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Augustine-Eugène Scribe
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Nadar
French, 1856 - 1859
Salt print
10 x 8 1/4 in.
84.XM.262.2

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Playwright Eugène Scribe poses more conventionally than most of Nadar's sitters from this period. In his mid-sixties, the successful playwright wore elegant and expensive formal daytime clothing. He displays neither playfulness in his costume, as in some Nadar portraits, nor much liveliness of expression. The line of Scribe's mouth is so uncommonly straight as to give little idea of temperament. His left eye is mild and even, but his right eye arrestingly burns out from deep shadow, providing a clue to the anxiety that reportedly caused the playwright to gnaw on his handkerchief when a rehearsal was going badly.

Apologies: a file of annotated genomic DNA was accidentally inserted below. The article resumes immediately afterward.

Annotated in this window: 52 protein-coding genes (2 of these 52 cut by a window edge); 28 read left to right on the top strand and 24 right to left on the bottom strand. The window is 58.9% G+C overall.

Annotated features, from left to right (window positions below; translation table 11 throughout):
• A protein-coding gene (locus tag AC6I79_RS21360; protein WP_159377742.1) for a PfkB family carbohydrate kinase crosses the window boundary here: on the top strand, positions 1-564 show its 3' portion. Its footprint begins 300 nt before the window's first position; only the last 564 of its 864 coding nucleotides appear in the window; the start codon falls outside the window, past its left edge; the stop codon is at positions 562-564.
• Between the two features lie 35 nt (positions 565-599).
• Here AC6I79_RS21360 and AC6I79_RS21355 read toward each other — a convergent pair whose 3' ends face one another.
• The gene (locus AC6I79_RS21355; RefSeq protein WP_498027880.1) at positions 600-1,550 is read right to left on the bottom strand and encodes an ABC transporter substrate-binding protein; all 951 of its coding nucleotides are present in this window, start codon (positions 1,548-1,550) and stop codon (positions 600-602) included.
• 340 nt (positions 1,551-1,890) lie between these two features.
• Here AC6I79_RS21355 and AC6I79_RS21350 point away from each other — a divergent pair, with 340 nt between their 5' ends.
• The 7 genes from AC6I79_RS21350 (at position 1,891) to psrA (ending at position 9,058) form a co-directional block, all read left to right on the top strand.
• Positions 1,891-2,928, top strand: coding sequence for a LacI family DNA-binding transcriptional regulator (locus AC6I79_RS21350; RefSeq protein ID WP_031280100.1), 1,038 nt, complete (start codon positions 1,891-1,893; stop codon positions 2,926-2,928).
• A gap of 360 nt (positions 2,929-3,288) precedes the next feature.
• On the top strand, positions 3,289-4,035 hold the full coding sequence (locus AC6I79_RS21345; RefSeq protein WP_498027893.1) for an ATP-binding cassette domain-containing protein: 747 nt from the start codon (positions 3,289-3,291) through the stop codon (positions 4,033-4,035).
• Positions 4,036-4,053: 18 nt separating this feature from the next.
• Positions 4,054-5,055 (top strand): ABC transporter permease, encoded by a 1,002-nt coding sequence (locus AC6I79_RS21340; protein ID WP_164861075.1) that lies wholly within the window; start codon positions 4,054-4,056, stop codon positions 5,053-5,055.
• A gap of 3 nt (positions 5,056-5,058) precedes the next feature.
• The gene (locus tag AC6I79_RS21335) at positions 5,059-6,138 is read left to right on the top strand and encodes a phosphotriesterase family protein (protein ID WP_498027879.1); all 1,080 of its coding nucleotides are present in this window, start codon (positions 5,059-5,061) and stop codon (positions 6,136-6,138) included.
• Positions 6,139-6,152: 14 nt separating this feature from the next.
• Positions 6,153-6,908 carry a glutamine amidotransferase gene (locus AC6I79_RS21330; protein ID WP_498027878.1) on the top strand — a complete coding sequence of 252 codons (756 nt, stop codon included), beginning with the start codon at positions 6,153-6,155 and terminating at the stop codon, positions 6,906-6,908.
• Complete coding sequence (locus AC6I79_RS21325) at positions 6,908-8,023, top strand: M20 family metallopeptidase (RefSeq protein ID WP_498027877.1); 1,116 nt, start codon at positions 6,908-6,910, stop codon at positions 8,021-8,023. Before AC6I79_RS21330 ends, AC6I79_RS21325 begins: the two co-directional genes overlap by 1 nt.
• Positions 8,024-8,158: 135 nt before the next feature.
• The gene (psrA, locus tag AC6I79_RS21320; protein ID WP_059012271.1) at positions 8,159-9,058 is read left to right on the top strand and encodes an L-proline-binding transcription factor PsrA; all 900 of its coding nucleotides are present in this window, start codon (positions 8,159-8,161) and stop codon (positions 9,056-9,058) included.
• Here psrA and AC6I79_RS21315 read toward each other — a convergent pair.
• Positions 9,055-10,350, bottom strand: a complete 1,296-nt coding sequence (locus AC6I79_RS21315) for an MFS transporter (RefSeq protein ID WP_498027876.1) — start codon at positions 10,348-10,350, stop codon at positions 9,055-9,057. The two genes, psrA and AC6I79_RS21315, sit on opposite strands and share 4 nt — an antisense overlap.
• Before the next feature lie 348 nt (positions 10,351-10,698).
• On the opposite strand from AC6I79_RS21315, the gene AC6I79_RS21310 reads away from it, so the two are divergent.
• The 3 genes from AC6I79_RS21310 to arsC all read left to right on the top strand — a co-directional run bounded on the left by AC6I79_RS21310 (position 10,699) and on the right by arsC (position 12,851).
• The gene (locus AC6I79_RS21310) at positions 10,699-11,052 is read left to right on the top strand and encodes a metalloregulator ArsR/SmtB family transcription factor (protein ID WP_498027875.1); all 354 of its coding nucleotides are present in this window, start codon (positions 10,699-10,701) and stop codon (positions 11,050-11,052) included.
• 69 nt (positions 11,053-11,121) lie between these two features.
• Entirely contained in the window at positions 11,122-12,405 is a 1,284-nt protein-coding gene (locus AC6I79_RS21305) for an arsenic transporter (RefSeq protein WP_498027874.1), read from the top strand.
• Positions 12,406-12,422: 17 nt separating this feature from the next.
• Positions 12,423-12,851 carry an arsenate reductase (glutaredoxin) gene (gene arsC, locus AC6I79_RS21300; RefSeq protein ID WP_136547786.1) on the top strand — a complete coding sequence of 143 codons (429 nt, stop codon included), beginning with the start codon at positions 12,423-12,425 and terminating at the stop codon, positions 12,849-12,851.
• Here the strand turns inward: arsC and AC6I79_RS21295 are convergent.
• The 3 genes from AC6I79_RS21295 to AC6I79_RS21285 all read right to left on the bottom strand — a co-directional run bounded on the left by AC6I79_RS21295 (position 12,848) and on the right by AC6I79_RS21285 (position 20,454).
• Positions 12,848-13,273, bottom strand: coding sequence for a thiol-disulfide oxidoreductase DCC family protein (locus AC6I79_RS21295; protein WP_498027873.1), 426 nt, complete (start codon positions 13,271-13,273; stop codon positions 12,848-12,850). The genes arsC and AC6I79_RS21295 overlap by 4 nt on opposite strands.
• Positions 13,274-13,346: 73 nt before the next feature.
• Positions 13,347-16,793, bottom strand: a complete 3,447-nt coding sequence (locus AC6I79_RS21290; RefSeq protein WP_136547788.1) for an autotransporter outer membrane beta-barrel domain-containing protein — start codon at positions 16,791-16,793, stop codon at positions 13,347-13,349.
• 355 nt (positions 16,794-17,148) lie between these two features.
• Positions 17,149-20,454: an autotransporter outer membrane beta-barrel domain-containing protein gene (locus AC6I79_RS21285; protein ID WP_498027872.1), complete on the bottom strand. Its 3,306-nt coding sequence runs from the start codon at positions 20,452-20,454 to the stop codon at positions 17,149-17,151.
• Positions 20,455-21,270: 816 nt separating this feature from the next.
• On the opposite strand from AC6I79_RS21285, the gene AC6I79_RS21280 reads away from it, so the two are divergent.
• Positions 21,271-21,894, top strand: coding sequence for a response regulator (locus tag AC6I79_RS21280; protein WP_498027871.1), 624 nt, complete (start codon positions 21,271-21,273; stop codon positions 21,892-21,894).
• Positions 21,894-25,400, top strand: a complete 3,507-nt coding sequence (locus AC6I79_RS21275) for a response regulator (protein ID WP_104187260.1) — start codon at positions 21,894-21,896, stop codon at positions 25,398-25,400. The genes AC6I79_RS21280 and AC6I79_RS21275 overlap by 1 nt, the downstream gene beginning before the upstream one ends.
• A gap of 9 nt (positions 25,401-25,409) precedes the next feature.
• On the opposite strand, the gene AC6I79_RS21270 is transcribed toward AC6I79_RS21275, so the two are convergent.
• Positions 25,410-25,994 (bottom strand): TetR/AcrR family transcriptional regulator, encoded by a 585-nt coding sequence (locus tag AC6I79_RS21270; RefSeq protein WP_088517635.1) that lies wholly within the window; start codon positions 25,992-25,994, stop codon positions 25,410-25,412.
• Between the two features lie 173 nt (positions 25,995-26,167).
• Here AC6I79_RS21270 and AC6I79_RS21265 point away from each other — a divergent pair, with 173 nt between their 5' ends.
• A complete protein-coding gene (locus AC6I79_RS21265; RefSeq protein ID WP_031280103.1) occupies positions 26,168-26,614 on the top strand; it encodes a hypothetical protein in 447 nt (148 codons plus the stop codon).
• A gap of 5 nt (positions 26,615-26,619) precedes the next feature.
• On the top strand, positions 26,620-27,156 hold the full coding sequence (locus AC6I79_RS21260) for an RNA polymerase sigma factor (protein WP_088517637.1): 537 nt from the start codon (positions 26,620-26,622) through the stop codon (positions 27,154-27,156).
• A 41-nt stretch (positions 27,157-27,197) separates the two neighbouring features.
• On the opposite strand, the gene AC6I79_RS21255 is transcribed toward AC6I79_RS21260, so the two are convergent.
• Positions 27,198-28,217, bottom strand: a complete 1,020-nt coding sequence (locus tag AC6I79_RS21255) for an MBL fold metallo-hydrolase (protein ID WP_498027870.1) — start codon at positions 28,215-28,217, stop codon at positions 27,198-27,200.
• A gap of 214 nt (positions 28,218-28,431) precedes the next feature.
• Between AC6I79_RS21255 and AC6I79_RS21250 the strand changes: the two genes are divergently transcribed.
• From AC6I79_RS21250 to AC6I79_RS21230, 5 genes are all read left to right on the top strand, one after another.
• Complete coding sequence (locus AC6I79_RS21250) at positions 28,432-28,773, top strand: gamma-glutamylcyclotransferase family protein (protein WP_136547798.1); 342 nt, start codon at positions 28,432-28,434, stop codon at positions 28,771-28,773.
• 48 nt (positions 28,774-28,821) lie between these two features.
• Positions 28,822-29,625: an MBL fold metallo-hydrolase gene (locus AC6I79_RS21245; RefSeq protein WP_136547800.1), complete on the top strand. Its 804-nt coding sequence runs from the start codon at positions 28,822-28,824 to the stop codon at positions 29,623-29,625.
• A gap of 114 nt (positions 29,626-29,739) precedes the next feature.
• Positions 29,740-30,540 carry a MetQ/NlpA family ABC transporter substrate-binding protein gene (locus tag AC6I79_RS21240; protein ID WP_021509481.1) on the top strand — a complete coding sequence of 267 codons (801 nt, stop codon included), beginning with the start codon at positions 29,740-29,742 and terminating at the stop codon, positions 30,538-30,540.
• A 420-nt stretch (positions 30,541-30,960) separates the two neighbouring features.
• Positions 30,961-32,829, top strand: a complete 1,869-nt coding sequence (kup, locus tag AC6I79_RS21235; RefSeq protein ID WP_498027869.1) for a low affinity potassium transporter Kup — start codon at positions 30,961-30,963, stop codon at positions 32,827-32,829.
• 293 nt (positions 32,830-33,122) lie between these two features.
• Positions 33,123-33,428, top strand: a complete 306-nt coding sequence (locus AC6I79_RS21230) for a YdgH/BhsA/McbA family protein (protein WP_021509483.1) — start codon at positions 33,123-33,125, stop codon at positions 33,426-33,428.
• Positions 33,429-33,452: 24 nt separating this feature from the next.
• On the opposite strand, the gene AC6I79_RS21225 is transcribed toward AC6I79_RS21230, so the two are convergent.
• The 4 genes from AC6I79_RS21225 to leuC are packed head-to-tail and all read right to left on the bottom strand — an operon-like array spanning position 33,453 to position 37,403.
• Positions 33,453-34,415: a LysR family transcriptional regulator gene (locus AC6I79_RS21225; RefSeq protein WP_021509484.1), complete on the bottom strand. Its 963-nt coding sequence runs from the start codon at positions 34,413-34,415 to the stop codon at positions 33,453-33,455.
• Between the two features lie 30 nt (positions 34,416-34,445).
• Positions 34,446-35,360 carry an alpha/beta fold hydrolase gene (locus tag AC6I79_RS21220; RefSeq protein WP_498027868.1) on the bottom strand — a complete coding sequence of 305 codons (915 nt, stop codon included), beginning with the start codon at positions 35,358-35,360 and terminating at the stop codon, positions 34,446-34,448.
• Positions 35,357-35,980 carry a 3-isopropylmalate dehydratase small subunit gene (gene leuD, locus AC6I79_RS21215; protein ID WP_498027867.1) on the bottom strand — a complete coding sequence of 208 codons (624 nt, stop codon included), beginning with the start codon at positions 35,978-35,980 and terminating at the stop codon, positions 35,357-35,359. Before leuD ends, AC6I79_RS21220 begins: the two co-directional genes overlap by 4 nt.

Scribe persevered in writing plays despite the failures of his first thirteen works. Critical and popular acclaim, and ultimately great wealth, rewarded his tenacious productivity in writing more than 230 plays and librettos, or texts for musical works. His work is now seldom performed, save for a few operas for which he wrote the librettos.